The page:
If a month ago you told me I’d be invested in the XFL, I wouldn’t have believed you. But here I am, interested in this startup league, having witnessed a pretty strong first weekend showing, particularly in terms of the demand for DFS contests at DraftKings and FanDuel. 

The popularity of this upstart league is going to peter off as we barrel toward both MLB season and the NFL draft, and what percentage of the opening weekend interest it holds will ultimately determine whether it is a success or failure. For now, signs are promising, and it’s captured my attention as well as that of a decent-sized audience. 

But there’s very little out there in terms of available data. Earlier this week, I wrote my five big-picture takeaways from Week 1, and the most glaring was the lack of running back production. Because timing rules helped to make rush attempts scarce, we’ll need to keep a close eye on who is getting the high-value touches (HVT). Those of you who read Stealing Signals during the NFL season will remember my definition of HVT is all running back receptions and touches inside the 10-yard line, which I usually refer to as the green zone.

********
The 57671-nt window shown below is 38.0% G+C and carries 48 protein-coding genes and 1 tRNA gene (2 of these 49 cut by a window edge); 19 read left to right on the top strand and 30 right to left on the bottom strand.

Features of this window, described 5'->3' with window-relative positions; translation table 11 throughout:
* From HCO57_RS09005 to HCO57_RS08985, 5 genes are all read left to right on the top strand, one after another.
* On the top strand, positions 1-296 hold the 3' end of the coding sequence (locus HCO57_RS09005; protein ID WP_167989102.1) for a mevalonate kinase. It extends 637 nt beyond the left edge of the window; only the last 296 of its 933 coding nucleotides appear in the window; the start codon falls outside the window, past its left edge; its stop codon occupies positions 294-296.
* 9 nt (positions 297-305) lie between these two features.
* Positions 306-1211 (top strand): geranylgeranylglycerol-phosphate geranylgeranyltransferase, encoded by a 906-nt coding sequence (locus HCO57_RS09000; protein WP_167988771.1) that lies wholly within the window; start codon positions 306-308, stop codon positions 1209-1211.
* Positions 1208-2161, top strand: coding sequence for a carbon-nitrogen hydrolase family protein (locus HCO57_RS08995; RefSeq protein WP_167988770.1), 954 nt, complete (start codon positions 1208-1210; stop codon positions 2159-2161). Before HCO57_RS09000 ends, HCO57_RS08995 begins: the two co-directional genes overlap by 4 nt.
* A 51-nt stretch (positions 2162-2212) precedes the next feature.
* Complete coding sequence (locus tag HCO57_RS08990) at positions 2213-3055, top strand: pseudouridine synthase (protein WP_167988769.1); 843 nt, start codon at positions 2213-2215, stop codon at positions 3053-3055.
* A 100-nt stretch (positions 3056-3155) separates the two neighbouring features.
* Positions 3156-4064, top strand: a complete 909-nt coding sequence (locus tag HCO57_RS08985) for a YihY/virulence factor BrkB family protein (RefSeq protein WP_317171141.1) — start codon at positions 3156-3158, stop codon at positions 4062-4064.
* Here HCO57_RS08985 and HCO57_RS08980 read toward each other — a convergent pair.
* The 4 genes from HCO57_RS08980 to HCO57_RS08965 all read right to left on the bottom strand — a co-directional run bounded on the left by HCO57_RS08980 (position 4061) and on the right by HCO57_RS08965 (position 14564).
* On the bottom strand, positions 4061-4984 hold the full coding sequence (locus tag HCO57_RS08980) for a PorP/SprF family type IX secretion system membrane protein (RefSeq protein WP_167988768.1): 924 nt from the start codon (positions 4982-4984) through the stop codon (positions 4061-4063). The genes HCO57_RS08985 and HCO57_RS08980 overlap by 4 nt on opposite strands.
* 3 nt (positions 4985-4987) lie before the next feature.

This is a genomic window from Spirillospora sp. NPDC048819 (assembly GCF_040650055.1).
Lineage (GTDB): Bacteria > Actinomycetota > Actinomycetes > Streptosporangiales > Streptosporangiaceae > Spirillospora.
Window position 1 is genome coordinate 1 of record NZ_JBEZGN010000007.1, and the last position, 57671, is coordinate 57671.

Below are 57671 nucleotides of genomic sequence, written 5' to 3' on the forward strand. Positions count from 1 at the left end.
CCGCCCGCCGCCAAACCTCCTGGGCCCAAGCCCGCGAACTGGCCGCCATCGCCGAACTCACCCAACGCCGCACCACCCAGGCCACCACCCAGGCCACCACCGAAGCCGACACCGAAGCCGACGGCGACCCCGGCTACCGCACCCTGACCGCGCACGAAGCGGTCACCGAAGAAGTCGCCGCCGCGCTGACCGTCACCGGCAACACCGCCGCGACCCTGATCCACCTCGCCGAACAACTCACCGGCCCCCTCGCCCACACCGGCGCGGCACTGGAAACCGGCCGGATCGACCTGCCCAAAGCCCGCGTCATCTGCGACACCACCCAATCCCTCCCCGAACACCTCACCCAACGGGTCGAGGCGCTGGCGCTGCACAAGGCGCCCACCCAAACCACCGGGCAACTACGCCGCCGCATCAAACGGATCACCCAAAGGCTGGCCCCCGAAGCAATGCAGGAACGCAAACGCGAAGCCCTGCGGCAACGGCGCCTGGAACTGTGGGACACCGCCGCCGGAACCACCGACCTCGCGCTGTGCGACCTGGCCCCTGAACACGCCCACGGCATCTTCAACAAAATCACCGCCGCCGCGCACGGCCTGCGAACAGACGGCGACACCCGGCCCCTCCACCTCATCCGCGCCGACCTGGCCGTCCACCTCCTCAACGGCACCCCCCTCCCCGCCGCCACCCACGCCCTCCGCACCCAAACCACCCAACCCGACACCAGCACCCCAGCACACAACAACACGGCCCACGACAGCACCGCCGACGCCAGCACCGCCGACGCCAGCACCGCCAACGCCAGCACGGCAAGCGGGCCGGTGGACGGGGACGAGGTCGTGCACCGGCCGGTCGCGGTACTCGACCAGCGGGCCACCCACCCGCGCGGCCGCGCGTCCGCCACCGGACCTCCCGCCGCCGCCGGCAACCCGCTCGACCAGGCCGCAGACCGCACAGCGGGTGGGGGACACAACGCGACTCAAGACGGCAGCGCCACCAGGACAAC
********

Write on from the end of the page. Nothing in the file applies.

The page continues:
The XFL’s point-after-touchdown rules — no kicking, and the chance to try for one, two or three points from different yardage markers — mean running backs can add additional potential scoring touches, and there is additional data in place about what teams prefer in the high-leverage area of the field. I’ve tracked and included Week 1 conversion tendencies as well. Big thanks to PFF and XFL.com for the other data. I didn’t have full air yards data to discuss, but Cody Main shared some WOPR notes on Twitter.

The last thing I want to mention is while I’m going to go in-depth on the Week 1 usage trends, we should certainly expect many of these to not carry over to Week 2. That’s just the nature of a startup league with unsettled depth charts. Some of this will prove not to be predictive at all, but understanding it will give us something to work off. 

Week 1

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